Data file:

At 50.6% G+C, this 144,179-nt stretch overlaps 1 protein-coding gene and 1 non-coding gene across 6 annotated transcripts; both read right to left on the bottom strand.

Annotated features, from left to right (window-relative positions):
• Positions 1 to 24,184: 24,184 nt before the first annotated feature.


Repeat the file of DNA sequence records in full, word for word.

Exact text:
At 50.6% G+C, this 144,179-nt stretch overlaps 1 protein-coding gene and 1 non-coding gene across 6 annotated transcripts; both read right to left on the bottom strand.

Annotated features, from left to right (window-relative positions):
• Positions 1 to 24,184: 24,184 nt before the first annotated feature.